The Inclusive-and-Diverse Edition Sunday, March 21, 2021

Apple Discontinues 512GB And 1TB SSD Configurations Of 4K 21.5-inch iMac, by Sami Fathi, MacRumors

Apple has now removed both of the affected SSD options from the ‌iMac‌’s configuration page entirely, leaving a 256GB SSD and a 1TB Fusion Drive as the only options for customers.

Apple Shares New Data About Diversity In The Company, by José Adorno, 9to5Mac

Apple is now sharing updated data about its effort to be a more inclusive and diverse company. On its Diversity page, Apple brings its effort to become “a better reflection of the world we live in.”

According to the data, the number of employees from underrepresented communities (URCs) has increased by 64%, or over 18,000 people, and makes up nearly 50% of Apple’s U.S. workforce.


How To Use Apple Music, TV, And iCloud On Non-Apple Devices, by David Nield, Wired

While Apple devices still offer the best experience for Apple services, and not every Apple service can be accessed on non-Apple hardware, here's what you can do in terms of getting at these apps on devices not made by Apple. It's particularly handy if you're sharing Apple subscriptions with family members who aren't using Apple devices exclusively.

'Hue Sentiment' Is A New iOS App For Adjusting Philips Hue Smart Lights Based On Your Mood, by José Adorno, 9to5Mac

The app has the option to pick any hue to display when you feel positive, neutral, or negative. It’s also possible to enable/disable individual lights to include them with every mood change. Don’t know what is your mood? The app can help you with that.

The Best Music Streaming Apps To Get Your Groove On, by Matt Jancer, Wired

What separates them today are the quality of music discovery—whether it's based on algorithms or human curation—the user experience on desktop and mobile apps, as well as sound quality. Most of these services have free tiers, but the experience improves if you subscribe and pay a monthly fee. We put 'em all to the test, and these are our favorites.

5 Chore Apps That Might Get Your Kids To Clean Their Room Already, by Sarah Lindenfeld Hall, Mashable

If a paper to-do list stuck on your refrigerator or a family Google calendar isn’t working, apps can help manage chores and household responsibilities. Parents can enter what needs to be done and when. Kids can follow along, typically on their own device or on a shared device like an iPad. They can check off that their bed is made and move on to the next activity.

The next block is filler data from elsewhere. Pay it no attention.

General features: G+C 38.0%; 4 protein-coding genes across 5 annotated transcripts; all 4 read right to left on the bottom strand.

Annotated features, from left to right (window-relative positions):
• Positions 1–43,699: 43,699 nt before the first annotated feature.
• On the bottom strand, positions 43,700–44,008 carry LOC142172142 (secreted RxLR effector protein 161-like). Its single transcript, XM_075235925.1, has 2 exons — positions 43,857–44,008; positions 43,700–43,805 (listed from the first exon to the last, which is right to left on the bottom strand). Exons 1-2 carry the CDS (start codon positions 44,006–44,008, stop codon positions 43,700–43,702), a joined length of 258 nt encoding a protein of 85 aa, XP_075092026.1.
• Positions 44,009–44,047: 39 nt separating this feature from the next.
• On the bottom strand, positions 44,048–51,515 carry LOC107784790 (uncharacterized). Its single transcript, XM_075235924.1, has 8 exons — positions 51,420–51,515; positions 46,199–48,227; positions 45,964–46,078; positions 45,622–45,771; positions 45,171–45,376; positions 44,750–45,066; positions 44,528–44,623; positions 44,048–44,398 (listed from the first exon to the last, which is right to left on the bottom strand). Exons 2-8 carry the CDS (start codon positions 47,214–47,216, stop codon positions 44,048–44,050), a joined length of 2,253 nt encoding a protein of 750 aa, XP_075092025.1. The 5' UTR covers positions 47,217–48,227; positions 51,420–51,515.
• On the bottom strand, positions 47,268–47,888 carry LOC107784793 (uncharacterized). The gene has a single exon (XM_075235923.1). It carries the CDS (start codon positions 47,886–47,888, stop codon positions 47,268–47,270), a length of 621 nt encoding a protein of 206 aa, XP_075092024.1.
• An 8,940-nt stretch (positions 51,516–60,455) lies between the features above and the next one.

“These apps shouldn’t take the place of communication,” Elgersma said. “It’s not a set-it-and-forget-it situation for the most part. It’s another tool in our parenting toolbox.”


How NetNewsWire Handles Threading, by Brent Simmons, Inessential

But what senior developers are good it is eliminating concurrency as much as possible by developing a simple, easy, consistent model to follow for the app and its components.

And this is because concurrency is too difficult for humans to understand and maintain. Maybe you can create a system that makes extensive use of it, and have it be correct for one day. But think of your team! Even if you’re a solo developer, you and you-plus-six-months makes you a team.


Outgrowing Software, by Benedict Evans

The car industry probably created more millionaires in retail and real estate than in the actual car industry - making cars was just one industry, but mass car ownership changed everything else. I often think that’s a good way to think about the state of tech today: 80% of the world’s adult population has a smartphone now, so how many things can we do with that? That’s what ‘software is eating the world’ means. But part of that is also that Walmart wasn’t built by car people, from Detroit. It was built by retailers. Sam Walton was born a decade after the Model T, and this year’s MBA class was born the year Netscape launched. At a certain point, everyone has grown up with this stuff, everything is a software company, and the important questions are somewhere else.

Bottom of the Page

It sure looks like the next Mac update will not include the higher-end iMac and Mac Minis. If only the lower-end iMacs are updated this March/April, perhaps the following update will come in June, just in time for WWDC.


Thanks for reading.